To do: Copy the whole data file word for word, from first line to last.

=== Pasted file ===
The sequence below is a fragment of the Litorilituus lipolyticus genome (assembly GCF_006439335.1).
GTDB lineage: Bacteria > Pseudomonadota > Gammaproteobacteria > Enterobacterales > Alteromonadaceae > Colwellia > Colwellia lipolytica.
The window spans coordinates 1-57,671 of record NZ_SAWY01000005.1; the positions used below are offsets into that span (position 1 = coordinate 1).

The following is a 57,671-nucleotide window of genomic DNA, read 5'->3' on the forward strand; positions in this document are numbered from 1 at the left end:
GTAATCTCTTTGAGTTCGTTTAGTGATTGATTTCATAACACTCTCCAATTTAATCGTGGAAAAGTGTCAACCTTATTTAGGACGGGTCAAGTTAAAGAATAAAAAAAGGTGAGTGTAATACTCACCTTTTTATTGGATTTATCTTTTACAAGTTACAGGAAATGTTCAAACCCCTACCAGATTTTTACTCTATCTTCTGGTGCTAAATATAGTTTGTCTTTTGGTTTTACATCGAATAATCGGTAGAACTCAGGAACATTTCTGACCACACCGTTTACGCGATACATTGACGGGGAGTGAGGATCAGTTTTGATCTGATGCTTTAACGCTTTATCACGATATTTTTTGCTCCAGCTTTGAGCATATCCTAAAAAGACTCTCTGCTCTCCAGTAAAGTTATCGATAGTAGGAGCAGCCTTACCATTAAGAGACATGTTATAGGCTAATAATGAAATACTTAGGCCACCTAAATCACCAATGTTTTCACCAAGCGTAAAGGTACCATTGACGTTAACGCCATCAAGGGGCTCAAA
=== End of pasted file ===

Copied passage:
The sequence below is a fragment of the Litorilituus lipolyticus genome (assembly GCF_006439335.1).
GTDB lineage: Bacteria > Pseudomonadota > Gammaproteobacteria > Enterobacterales > Alteromonadaceae > Colwellia > Colwellia lipolytica.
The window spans coordinates 1-57,671 of record NZ_SAWY01000005.1; the positions used below are offsets into that span (position 1 = coordinate 1).

The following is a 57,671-nucleotide window of genomic DNA, read 5'->3' on the forward strand; positions in this document are numbered from 1 at the left end:
GTAATCTCTTTGAGTTCGTTTAGTGATTGATTTCATAACACTCTCCAATTTAATCGTGGAAAAGTGTCAACCTTATTTAGGACGGGTCAAGTTAAAGAATAAAAAAAGGTGAGTGTAATACTCACCTTTTTATTGGATTTATCTTTTACAAGTTACAGGAAATGTTCAAACCCCTACCAGATTTTTACTCTATCTTCTGGTGCTAAATATAGTTTGTCTTTTGGTTTTACATCGAATAATCGGTAGAACTCAGGAACATTTCTGACCACACCGTTTACGCGATACATTGACGGGGAGTGAGGATCAGTTTTGATCTGATGCTTTAACGCTTTATCACGATATTTTTTGCTCCAGCTTTGAGCATATCCTAAAAAGACTCTCTGCTCTCCAGTAAAGTTATCGATAGTAGGAGCAGCCTTACCATTAAGAGACATGTTATAGGCTAATAATGAAATACTTAGGCCACCTAAATCACCAATGTTTTCACCAAGCGTAAAGGTACCATTGACGTTAACGCCATCAAGGGGCTCAAA